A growing body of research is focusing on the idea of processed foods sharing the same addictive qualities as drugs. Can we afford to feed this addiction?
Sure, we know soda and fatty processed foods aren’t good for us, and we know that they are largely responsible for the surge in obesity in this country. And still we snack on. But do we really understand the psychological impact caused by the foods we’re eating? A growing body of research is focusing on the idea of processed foods sharing the same addictive qualities as drugs. Yes, ice cream, cupcakes, French fries—you get the idea—could all be as addictive as cocaine.
The culprit: modern food processing
Once a neglected sector in science, food addiction research has produced a flurry of studies with relatively consistent results. Although it seems we have always eaten sugars and fats, the changes in modern processing are changing the way our bodies respond to food. We now have concentrated levels of sugar, sodium, or unhealthy fats loaded into foods without any added nutritional benefits. These foods can cause high spikes and lows in blood sugar, which research has found leads to our cravings.
Let’s face it, these foods are everywhere, and they’re affordable—more affordable than healthy foods. So what happens when we constantly feed our cravings?
Dopamine, cocaine and cupcakes
A 2010 study conducted by the Scripps Research Institute in Jupiter, Florida, fed fatty and sugar-laden processed foods such as cheesecake and frosting to rats. As they did, they used electrodes to measure the activity in the regions of the rats’ brains that account for reward and pleasure.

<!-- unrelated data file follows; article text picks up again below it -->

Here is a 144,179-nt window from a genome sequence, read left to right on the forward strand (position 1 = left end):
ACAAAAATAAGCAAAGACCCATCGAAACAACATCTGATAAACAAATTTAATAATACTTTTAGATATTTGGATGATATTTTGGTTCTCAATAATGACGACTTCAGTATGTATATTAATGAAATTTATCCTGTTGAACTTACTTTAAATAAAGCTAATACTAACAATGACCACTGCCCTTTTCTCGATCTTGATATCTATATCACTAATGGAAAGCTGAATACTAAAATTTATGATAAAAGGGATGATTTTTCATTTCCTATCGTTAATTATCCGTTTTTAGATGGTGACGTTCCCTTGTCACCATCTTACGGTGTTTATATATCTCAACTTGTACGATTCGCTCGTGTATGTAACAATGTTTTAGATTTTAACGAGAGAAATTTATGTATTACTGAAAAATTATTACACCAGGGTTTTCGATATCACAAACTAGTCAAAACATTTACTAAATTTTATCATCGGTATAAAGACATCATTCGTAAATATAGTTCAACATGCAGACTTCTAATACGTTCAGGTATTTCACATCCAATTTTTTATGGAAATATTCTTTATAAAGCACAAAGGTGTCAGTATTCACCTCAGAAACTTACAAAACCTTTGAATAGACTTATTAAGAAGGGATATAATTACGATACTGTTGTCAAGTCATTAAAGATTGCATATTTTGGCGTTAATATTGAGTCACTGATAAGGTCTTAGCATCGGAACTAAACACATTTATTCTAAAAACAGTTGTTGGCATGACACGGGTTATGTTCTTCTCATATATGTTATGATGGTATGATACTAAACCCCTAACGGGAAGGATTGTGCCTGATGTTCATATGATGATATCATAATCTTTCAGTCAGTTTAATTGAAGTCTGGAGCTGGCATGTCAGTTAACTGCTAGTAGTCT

The rats that had access to the sweets for an hour a day began to binge eat, ignoring the healthier foods to which they had 24-hour access. The rats that had ongoing access to the processed foods became obese. The brain pattern that became apparent in this study paralleled that of a person taking an increasing amount of cocaine.
Cocaine (and heroin) signals the brain to release the chemical dopamine, signaling reward. (Dopamine can naturally be produced by exercise.) With increased drug use, the dopamine response is harder to trigger, leading users to increase their intake. The same thing can be attributed to food.
The researchers concluded that access to or an intake of excessive food could lead to damage in the reward centers of the brain, and the regular or daily consumption of these products can actually change our neurological pathways.
In yet another study at Princeton, researchers gave lab rats a sugar water solution that mimicked soda. The researchers found that when the rats were allowed to drink it every day , they would drink more and more of the sugar water and eat less and less of their regular food. When the researchers withdrew the sugar water, the rats went through the same withdrawal symptoms—anxiety, shakes and tremors—that are common in drug addicts.
What about our kids?
As adults we are responsible for our intake of food, but what about the kids whose parents are giving them these foods on a daily basis? They’re not set up to fight addiction. But they are being set up to have a life long addiction to food, if not more. In short, we have allowed our food system to change more than just our weight.
Obesity and our future
Currently, a third of adults (33.8%) and 17 percent of children (12.5 million) are obese (30 pounds or more overweight). This number is triple what it was in 1980, and it is projected that 43% of adults will be obese by 2019. Carrying this much extra weight has been shown to not only reduce life expectancy, but according to Centers for Disease Control and Prevention, it has also been shown to increase the risk of heart disease, certain cancers, osteoarthritis, sleep apnea and diabetes.
The increase in obesity has paralleled an increase in diabetes. Roughly 25.8 million children and adults in the U.S. have diabetes, with another 79 million estimated to be prediabetic. Which raises another point: It is estimated that obesity will cost us roughly $344 billion in medical-related expenses by 2018—more than double the $147 billion a study in Health Affairs reported in 2008. Can we afford to feed our food addiction?